December 16, 2008

The spirit of giving in the workplace

The organizations and companies who believe they should contribute to the well being of society fulfill a need of the organization and the individual workers.

This year in my workplace, we searched for a holiday service project. We settled on donations of money and food for two food pantries because we have coworkers who donate time in these pantries. It's a great project because there are connections. We are learning about the organizations where our coworkers volunteer as well as feeling good about contributing to people with real needs. It complements our building potluck and the accompanying activities.

Volunteering together during work hours
I volunteered during the United Way kickoff this fall. What a great way to get to know others in your organization or office. When you're shoveling sand, cutting out children'™s books, painting or cleaning up the landscape, some conversations float back to work but they'™re very open and organic. Not only are you doing some good for your community, but the conversations provide a bond to coworkers that you don'™t get in the office.

Giving in the workplace helps others
It also helps us because we benefit in work relationships and in feeling good about what we've done. This may be a year we need to think more about (and not just at holiday time)....how we can give our work time and donations to local agencies? Will those efforts lead to better relationships and understanding in our workplaces?

The roots of civility
Civility derives from the Latin civitas, which means "city" in the sense of civic community. P.M. Forni, cofounder of the Johns Hopkins Civility Project, writes in his book 'Choosing Civility': "The age-old assumption behind civility is that life in the city has a civilizing effect. The city is where we enlighten our intellect and refine our social skills. And as we are shaped by the city, we learn to give of ourselves for the sake of the city. ...Etymology reminds us that we are supposed to be good citizens and good neighbors."

December 11, 2008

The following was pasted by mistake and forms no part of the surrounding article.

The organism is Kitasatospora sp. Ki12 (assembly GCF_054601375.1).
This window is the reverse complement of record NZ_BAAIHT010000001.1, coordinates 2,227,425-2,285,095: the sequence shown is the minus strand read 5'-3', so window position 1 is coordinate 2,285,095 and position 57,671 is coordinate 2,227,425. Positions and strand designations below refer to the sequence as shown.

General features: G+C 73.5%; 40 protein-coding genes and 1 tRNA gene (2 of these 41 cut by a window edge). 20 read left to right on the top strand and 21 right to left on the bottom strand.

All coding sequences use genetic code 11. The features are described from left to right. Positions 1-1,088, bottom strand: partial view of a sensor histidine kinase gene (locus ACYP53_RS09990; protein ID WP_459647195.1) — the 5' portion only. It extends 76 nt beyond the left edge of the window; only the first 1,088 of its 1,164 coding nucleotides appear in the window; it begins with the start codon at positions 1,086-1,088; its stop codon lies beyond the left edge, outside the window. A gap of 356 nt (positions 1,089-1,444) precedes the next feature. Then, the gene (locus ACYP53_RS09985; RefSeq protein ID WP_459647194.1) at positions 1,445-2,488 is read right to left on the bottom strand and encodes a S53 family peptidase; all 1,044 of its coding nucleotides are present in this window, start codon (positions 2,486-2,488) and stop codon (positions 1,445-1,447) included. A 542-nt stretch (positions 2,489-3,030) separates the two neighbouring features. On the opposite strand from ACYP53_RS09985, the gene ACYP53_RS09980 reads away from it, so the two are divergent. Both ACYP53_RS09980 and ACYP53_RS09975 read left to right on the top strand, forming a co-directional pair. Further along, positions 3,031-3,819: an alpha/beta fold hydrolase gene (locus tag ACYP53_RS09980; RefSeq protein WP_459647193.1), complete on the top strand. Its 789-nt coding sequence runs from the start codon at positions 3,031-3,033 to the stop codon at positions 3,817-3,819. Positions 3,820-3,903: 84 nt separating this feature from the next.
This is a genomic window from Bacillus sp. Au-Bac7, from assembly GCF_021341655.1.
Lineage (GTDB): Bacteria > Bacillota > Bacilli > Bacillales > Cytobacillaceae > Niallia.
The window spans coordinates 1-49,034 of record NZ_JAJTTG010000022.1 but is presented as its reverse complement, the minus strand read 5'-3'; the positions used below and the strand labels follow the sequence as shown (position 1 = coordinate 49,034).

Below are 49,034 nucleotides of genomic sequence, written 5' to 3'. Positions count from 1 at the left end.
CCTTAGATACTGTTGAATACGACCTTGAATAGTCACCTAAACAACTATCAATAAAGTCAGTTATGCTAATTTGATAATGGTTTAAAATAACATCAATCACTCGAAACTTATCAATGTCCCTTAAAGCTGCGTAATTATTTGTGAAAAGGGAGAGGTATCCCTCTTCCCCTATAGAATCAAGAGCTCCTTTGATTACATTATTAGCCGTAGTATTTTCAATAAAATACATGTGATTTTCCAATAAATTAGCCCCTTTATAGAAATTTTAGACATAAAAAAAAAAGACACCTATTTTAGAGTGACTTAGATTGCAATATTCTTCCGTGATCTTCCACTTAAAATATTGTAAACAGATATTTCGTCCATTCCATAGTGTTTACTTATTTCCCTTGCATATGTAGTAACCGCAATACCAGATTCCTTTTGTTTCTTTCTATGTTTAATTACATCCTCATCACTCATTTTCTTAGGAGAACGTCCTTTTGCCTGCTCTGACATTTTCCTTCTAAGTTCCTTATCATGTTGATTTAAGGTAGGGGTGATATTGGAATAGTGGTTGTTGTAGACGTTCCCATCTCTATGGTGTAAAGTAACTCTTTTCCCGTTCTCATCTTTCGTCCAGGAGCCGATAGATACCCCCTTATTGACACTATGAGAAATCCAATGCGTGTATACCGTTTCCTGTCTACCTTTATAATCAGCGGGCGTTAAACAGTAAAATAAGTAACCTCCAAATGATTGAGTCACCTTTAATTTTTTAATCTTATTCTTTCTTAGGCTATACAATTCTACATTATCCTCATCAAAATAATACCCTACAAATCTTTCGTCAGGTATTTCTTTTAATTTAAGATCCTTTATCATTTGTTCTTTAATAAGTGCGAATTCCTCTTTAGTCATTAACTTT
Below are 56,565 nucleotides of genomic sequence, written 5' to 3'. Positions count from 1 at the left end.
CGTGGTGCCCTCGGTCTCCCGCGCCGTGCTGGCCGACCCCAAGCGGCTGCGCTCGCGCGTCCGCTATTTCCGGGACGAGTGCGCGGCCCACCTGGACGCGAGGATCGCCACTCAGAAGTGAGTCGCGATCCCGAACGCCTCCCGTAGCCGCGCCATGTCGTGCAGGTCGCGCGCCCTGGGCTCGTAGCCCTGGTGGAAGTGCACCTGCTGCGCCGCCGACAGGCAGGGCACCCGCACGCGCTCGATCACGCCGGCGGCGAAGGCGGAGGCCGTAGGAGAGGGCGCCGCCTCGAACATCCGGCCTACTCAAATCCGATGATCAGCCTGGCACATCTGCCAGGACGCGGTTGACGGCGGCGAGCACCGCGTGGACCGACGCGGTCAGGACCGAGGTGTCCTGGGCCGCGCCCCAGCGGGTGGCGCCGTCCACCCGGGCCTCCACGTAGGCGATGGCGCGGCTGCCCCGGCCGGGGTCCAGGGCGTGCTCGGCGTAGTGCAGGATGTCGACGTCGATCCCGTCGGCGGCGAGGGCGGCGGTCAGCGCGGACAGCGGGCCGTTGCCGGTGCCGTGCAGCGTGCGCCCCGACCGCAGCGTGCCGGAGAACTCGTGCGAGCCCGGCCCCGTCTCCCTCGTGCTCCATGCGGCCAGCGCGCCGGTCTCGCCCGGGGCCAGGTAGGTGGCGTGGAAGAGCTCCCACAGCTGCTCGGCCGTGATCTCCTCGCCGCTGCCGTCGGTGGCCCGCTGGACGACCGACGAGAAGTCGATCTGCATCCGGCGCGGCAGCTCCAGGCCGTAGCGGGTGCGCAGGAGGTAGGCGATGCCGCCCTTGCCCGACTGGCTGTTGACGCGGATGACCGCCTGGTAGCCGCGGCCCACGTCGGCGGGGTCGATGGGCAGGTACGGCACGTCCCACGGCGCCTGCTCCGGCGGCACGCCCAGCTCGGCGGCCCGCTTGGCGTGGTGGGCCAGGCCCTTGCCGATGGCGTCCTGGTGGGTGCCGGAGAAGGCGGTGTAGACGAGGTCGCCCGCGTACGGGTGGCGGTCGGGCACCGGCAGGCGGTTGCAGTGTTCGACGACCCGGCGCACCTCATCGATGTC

What would you write in your holiday letter from the workplace?

If you followed the formula of first you write about the family and then you write a bit about the individual members, what would your letter say?

In 2008 my workplace
Discovered some new processes, added some products
Went on vacation (retreats, conferences)
Added new family members, lost some family members

Whom could you brag about? This coworker got an award, this coworker finished a large project.

And you particularly enjoyed……..what?

It just might be an exercise in civility.
Very few holiday letters share the day to day drudgery of the past year. So as we wind down this calendar year, perhaps it’s time to write that mental letter of what was good about the workplace this year, commend those who have done good work and list what we are proud to say we’ve accomplished.

It also could be a time to start thinking about the upcoming year in which we’re all probably concerned about our livelihoods. What do we want to accomplish that we can write about in the 2009 letter? How will we contribute to our company or organization?

Lots of questions. What are your answers?

December 09, 2008

Redesigning the organization for today’s economy

A recession economy forces organizations to examine habits and organizational structure. Habits of greed, of paternalism, of incivility towards others in the workplace. To endure this recession well is to imagine and create new habits and values, efficient processes and innovative work structures. Organizations can not afford to waste anyone’s talents. The wealth is hidden in people, the greatest asset of any organization.

It is a time demanding innovation
It is a time to realign staff so they are invigorated, productivity is increased and the productivity has value to clients, customers and society.

Everyone needs and wants to contribute to a better organization, one with open communication and transparency, with massive creativity. People inherently want to provide value but they have to believe in what they’re doing and they have to be a part of the process. They need to discover and use their strengths. Value is in meaningful collaborative work and respectful relationships, living well with those in our workplaces.